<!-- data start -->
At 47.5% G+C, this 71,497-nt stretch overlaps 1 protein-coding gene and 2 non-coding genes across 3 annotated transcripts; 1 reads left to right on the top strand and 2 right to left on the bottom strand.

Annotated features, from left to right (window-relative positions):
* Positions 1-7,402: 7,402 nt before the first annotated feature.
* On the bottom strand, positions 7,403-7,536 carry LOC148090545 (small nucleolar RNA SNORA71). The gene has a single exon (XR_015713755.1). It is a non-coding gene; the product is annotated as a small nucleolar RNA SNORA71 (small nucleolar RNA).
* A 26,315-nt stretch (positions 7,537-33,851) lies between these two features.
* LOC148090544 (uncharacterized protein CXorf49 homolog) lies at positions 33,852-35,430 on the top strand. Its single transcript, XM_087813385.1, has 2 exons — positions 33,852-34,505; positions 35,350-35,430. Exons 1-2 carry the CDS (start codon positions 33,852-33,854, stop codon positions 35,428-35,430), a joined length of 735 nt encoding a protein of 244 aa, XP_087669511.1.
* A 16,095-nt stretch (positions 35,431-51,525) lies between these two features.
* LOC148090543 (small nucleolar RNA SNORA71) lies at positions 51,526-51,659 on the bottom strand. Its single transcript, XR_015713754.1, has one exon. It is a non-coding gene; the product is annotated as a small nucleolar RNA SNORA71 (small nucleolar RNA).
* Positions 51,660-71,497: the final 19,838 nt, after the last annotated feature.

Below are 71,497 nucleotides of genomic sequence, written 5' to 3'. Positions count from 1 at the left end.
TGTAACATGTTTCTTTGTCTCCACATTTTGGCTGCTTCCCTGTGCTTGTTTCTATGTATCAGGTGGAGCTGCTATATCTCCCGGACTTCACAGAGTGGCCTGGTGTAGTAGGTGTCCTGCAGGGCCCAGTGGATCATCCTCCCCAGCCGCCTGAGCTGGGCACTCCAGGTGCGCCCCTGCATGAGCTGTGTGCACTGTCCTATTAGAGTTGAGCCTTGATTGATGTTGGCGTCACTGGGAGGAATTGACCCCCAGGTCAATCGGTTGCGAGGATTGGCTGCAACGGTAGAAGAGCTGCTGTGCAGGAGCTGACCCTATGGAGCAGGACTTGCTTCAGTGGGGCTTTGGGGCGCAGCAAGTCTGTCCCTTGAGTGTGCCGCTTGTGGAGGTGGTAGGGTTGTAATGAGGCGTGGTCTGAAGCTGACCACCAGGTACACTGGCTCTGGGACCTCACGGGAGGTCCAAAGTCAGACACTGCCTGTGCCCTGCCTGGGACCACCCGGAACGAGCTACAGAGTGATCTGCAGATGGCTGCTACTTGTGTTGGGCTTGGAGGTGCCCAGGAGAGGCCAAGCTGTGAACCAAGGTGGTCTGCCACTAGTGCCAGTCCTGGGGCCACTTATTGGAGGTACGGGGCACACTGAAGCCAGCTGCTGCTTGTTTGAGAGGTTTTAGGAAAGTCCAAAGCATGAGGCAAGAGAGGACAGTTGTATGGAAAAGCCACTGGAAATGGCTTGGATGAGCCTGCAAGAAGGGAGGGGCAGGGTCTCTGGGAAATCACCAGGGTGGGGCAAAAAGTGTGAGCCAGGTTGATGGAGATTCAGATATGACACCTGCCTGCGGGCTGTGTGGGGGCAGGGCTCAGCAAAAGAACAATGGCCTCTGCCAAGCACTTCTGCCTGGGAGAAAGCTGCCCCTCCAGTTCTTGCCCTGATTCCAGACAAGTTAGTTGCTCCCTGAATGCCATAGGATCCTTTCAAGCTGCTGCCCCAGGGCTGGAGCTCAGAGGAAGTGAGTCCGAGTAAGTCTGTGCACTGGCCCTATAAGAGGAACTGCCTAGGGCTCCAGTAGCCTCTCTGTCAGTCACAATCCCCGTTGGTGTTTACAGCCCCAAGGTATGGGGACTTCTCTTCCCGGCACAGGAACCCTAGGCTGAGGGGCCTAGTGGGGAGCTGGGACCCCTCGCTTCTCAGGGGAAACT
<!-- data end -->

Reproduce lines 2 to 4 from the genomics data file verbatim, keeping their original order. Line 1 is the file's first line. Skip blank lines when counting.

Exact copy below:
Annotated features, from left to right (window-relative positions):
* Positions 1-7,402: 7,402 nt before the first annotated feature.
* On the bottom strand, positions 7,403-7,536 carry LOC148090545 (small nucleolar RNA SNORA71). The gene has a single exon (XR_015713755.1). It is a non-coding gene; the product is annotated as a small nucleolar RNA SNORA71 (small nucleolar RNA).